Chancay vessels were made by coiling; modeled features sometimes occur, but elaborate jars were molded. The fabric, fired to a light orange, is thin and porous. Some vessels are covered with a plain white slip, but most are also painted with brownish-black designs. Forms include bowls, goblets, tumblers, cylindrical jars, and ovoid jars with rounded bases and narrow, bulging necks that sometimes end in a flaring rim. Vessel heights range from 60 mm for bowls to 750 mm for jars. Animals (especially birds and reptiles) and humans are frequently modeled on the upper shoulder or around a handle. More elaborate jars are zoomorphic or consist of two flasks connected by a bridge. Some show scenes, such as a dignitary being carried on a litter. Vertical black bands often divide design areas, within which are patterns of stripes, wavy lines, crosshatching, diamonds, triangles and dots, checkers, volutes, and stylized birds or fishes, sometimes in asymmetrical halves. Characteristic of the style are large, necked jars with faces (known as ...



Peter W. Stahl

Pre-Columbian culture, named after the site of La Chorrera on the River Babahoyo, in the Guayas Basin, Ecuador. It flourished between c. 1000 and c. 500 bc, during Ecuador’s Late Formative period (c. 1500 bcc. 500 bc). The terms ‘Chorrera’ and ‘Chorreroid series’ encompass a number of diverse but related cultures of the Guayas coast, ranging northwards from the province of El Oro to the northern area of the province of Manabí and reaching inland to the banks of the Daule and Babahoyo rivers.

The Chorrera style shows particular affinity to the earliest stages of the art of the Engoroy phase (c. 900–c. 500 bc). La Chorrera itself was discovered by F. Huerta Rendón, and later work was carried out by Emilio Estrada, Clifford Evans, and Betty Meggers.

The culture represents the apogee of the early art styles of Ecuador, having a wide geographical distribution and serving as a basic foundation for subsequent developments. During the Late Formative period, the use of metal was introduced, along with the manufacture of earrings and new types of figurines, figure modelling, red and white zoned ceramics, and negative-painted wares. The ...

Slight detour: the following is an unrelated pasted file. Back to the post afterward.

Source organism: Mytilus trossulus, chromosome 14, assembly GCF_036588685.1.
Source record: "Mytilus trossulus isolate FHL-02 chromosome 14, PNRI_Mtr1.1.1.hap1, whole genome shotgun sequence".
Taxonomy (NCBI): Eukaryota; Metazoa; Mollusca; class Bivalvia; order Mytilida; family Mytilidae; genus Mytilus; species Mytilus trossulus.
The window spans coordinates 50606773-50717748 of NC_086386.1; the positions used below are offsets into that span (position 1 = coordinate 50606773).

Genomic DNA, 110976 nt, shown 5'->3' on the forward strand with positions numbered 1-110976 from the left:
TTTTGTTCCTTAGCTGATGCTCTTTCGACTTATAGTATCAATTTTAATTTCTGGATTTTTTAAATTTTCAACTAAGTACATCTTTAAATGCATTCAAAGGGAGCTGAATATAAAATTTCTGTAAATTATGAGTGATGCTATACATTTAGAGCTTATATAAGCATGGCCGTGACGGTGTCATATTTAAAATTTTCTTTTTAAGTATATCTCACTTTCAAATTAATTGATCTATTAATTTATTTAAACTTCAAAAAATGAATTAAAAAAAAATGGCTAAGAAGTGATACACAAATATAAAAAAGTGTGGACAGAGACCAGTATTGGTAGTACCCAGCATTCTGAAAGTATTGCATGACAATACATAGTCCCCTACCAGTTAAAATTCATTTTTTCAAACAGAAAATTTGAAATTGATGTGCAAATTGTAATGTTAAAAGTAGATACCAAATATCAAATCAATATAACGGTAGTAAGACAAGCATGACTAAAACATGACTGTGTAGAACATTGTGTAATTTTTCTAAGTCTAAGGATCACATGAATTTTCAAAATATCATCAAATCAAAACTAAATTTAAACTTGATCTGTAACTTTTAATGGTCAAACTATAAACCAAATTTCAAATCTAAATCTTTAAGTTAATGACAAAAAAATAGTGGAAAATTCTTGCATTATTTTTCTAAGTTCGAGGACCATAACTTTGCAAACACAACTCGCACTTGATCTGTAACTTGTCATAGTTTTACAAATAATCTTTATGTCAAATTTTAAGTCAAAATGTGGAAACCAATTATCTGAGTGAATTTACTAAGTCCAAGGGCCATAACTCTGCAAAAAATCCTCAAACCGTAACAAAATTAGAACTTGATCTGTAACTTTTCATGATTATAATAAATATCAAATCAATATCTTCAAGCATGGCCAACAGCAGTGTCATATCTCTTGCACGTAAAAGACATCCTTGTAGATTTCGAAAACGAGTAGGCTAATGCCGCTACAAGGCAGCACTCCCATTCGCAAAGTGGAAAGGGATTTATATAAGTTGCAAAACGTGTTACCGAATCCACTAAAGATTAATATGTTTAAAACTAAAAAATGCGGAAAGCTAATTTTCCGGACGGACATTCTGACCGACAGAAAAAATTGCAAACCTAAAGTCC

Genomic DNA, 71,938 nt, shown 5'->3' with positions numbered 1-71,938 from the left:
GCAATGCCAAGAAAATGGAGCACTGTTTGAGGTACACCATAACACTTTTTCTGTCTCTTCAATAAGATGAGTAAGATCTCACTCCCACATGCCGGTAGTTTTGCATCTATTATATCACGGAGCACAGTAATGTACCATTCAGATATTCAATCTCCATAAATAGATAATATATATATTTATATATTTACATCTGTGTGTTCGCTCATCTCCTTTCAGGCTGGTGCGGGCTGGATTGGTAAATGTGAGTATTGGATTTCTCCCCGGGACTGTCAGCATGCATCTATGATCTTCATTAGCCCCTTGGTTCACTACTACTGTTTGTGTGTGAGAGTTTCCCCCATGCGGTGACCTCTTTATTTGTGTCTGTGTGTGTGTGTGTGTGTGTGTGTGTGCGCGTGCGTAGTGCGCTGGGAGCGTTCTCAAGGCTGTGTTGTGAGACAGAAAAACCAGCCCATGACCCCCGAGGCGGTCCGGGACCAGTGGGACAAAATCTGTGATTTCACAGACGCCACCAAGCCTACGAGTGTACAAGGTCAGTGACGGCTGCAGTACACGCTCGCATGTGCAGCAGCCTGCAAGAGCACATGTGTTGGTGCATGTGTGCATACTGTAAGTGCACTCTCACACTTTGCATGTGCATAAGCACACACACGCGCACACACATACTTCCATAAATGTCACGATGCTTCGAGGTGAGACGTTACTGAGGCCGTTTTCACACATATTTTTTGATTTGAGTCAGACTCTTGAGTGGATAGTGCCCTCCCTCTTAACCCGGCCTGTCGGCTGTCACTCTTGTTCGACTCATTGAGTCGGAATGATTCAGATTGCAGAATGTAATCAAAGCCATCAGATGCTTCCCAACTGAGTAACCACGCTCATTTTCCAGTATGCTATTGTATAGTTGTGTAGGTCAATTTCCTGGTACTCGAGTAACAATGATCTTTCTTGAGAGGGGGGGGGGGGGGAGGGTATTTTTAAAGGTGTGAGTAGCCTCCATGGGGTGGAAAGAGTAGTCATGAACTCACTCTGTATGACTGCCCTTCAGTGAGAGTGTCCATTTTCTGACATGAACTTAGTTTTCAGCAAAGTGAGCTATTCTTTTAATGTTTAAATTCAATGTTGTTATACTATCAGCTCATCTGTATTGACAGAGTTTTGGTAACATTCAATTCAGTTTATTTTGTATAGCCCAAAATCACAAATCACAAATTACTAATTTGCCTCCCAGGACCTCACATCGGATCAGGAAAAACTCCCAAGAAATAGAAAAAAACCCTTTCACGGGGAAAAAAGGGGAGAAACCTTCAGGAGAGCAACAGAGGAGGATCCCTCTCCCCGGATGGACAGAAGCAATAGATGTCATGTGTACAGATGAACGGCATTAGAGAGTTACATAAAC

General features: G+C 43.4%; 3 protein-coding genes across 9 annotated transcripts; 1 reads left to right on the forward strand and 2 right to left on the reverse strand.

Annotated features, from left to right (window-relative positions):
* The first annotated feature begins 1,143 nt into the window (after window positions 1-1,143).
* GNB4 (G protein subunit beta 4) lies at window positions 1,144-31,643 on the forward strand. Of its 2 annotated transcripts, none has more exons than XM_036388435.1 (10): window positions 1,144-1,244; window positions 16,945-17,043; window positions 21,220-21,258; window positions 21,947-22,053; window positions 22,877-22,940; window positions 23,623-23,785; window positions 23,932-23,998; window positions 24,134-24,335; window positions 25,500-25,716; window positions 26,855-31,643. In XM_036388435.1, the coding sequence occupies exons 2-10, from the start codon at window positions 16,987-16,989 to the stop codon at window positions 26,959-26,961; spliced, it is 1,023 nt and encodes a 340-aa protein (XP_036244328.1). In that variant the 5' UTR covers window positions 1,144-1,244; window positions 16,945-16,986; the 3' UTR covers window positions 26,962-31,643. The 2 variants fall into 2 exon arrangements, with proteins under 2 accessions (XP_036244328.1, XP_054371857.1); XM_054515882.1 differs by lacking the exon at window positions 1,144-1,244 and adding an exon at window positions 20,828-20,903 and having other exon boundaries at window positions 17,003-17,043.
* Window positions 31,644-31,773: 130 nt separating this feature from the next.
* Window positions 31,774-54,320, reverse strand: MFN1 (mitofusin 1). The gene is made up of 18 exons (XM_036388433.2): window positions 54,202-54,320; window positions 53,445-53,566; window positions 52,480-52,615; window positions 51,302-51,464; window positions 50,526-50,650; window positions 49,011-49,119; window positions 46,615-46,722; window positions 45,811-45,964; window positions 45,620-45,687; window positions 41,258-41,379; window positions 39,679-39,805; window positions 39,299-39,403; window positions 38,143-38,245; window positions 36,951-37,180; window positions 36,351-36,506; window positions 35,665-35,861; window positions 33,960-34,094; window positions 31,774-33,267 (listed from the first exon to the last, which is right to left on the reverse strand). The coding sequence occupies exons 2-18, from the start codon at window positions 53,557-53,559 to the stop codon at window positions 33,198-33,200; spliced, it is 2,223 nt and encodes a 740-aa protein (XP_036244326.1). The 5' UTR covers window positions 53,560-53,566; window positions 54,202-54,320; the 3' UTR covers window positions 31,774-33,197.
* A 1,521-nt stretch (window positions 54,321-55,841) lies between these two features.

Kimberly L. Jones

Pre-Columbian culture and art style of South America. The term “Cupisnique” was coined by Rafael Larco Hoyle to define early Andean visual arts and material culture on the north coast of Peru. During the 1930s and 1940s Larco, a hacienda owner, excavated funerary contexts in the Cupisnique quebrada, or dry ravine, north of the Chicama Valley. The burials included similar artifacts and arts, which Larco compared with cultures to the south. Certain burials stratigraphically predated Salinar and Moche tombs, situating Cupisnique early in Andean prehistory. Cupisnique burials consist of a single individual placed in a shaft pit; funerary offerings include ceramic vessels, bone rings, pendants, and anthracite mirrors, and many individuals were buried with bone spatulas and spoons. In addition to Larco’s research, similar burials have been excavated at Huaca Prieta in the Chicama Valley, Puémape in the Jequetepeque Valley, and Ventarrón and Collúd-Zarpán in the Lambayeque valley. The contexts span temporally from the Early to Late Formative Periods (...